The Odyssey Launch Platform and the Sea Launch Commander have departed Home Port in Long Beach, Calif., for Sea Launch's fourth mission of the year. The Sea Launch team is preparing to launch the Inmarsat-4 (I-4) communications satellite on Nov. 4, at the opening of a 30-minute launch window, at 6:22:54 am Pacific Time (14:22:54 GMT).
The Sea Launch vessels are now on their way to the launch site in international waters of the Pacific Ocean, at 154 degrees West Longitude. Upon arrival, the launch team will initiate a 72-hour countdown, ballasting the Launch Platform 65 feet, to launch depth, and performing final tests on the launch system and the spacecraft. A Zenit-3SL vehicle will lift the 5,958 kg (13,108 lb.) spacecraft, to geosynchronous transfer orbit (GTO) on its way to a final orbital position of 53 degrees West Longitude.
Built by EADS Astrium, the powerful spacecraft is designed to provide coverage over the Americas for a service life of more than 13 years. It is one in a series of Inmarsat's fourth generation of satellites designed to support the Broadband Global Area Network (BGAN) for delivery of Internet and intranet content and solutions, video-on-demand, videoconferencing, fax, e-mail, phone and LAN access at speeds of up to half a megabit to easily-used terminals the size of laptops. One of a family of three similar spacecraft, this Inmarsat-4 F2 satellite carries a single global beam that covers up to one-third of the Earth's surface, 19 wide spot beams and 228 narrow spot beams. It has a total end-of-life power of 13kW. This is Sea Launch's first mission for Inmarsat and its first mission with a European spacecraft.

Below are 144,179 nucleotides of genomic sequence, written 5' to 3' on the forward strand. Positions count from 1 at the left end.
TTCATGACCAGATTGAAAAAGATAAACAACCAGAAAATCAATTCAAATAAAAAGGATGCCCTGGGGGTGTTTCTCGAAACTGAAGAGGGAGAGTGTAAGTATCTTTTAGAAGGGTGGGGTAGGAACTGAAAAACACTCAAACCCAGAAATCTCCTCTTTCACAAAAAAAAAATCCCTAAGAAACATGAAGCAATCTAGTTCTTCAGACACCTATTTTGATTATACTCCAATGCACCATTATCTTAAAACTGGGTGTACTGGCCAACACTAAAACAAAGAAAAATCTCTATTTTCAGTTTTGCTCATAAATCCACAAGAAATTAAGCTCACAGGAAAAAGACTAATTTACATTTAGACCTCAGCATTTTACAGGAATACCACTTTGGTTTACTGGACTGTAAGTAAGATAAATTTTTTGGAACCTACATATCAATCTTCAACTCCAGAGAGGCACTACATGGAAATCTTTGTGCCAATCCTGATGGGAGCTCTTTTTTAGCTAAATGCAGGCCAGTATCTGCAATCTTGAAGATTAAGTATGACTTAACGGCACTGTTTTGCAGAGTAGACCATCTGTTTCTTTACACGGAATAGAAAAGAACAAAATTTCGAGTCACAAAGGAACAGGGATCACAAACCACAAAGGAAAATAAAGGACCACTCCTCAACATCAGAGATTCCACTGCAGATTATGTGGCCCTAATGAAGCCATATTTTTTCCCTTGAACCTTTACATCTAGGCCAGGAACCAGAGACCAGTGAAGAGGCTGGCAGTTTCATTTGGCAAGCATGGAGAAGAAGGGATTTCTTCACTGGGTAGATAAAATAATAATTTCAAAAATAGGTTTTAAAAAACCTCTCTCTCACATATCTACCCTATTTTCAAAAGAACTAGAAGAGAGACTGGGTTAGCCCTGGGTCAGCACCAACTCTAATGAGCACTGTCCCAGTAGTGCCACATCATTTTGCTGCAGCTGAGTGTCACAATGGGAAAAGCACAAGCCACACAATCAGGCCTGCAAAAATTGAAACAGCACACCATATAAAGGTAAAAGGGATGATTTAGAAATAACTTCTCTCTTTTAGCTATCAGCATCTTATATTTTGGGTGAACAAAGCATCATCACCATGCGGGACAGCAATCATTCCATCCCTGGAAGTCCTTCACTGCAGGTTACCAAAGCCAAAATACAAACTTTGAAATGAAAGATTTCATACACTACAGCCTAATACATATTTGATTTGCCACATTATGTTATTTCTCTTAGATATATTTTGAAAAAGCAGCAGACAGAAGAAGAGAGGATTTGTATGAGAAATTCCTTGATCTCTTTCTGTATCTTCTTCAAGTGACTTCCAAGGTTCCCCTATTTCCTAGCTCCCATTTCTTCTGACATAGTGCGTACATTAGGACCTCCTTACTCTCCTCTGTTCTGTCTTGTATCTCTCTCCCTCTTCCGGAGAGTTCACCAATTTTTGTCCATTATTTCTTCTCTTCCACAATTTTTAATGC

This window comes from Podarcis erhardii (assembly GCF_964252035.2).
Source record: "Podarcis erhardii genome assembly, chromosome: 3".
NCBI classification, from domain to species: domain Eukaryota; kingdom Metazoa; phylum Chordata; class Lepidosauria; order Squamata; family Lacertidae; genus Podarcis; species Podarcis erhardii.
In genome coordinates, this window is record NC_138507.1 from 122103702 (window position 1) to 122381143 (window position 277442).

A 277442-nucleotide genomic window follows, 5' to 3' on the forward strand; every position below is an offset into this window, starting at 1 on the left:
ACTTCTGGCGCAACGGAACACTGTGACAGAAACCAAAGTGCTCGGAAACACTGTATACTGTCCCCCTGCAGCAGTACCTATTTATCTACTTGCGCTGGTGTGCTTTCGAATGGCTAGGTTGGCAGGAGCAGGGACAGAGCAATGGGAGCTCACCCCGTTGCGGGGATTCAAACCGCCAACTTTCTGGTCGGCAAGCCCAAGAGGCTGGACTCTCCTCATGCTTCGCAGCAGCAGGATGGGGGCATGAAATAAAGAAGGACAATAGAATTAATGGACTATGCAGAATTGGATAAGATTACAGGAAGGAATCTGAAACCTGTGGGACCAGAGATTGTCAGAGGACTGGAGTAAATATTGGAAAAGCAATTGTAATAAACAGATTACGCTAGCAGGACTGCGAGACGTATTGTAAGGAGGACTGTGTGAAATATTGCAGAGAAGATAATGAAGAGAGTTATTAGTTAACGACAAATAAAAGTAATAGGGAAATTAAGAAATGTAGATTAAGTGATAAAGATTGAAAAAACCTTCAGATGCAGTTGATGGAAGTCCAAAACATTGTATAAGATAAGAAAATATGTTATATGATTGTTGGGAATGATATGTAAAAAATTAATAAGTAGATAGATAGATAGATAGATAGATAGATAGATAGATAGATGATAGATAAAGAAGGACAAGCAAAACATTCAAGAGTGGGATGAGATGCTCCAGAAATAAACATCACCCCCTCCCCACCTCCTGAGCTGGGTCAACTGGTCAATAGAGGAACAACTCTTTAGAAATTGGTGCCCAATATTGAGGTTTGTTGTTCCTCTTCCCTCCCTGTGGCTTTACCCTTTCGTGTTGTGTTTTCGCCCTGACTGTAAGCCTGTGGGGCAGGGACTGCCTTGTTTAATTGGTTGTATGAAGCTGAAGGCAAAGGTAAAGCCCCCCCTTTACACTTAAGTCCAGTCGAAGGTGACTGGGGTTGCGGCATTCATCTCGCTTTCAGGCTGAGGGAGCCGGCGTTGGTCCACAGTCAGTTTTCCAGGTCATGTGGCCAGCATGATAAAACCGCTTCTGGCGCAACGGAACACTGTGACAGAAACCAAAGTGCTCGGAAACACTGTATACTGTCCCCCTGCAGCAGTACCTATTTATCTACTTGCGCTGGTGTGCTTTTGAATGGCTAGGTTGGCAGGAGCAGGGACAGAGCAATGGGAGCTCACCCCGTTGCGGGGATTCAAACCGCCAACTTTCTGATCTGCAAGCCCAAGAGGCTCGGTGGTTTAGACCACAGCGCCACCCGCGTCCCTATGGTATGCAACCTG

Sea Launch Company, LLC, headquartered in Long Beach, Calif., is the world's most reliable commercial launch services provider. With the advantage of the only launch site on the Equator, the proven Zenit-3SL rocket can lift a heavier spacecraft mass or provide longer life on orbit, offering best value plus schedule assurance. Sea Launch offers the most direct and cost-effective route to geostationary orbit. For additional information, visit the Sea Launch website at: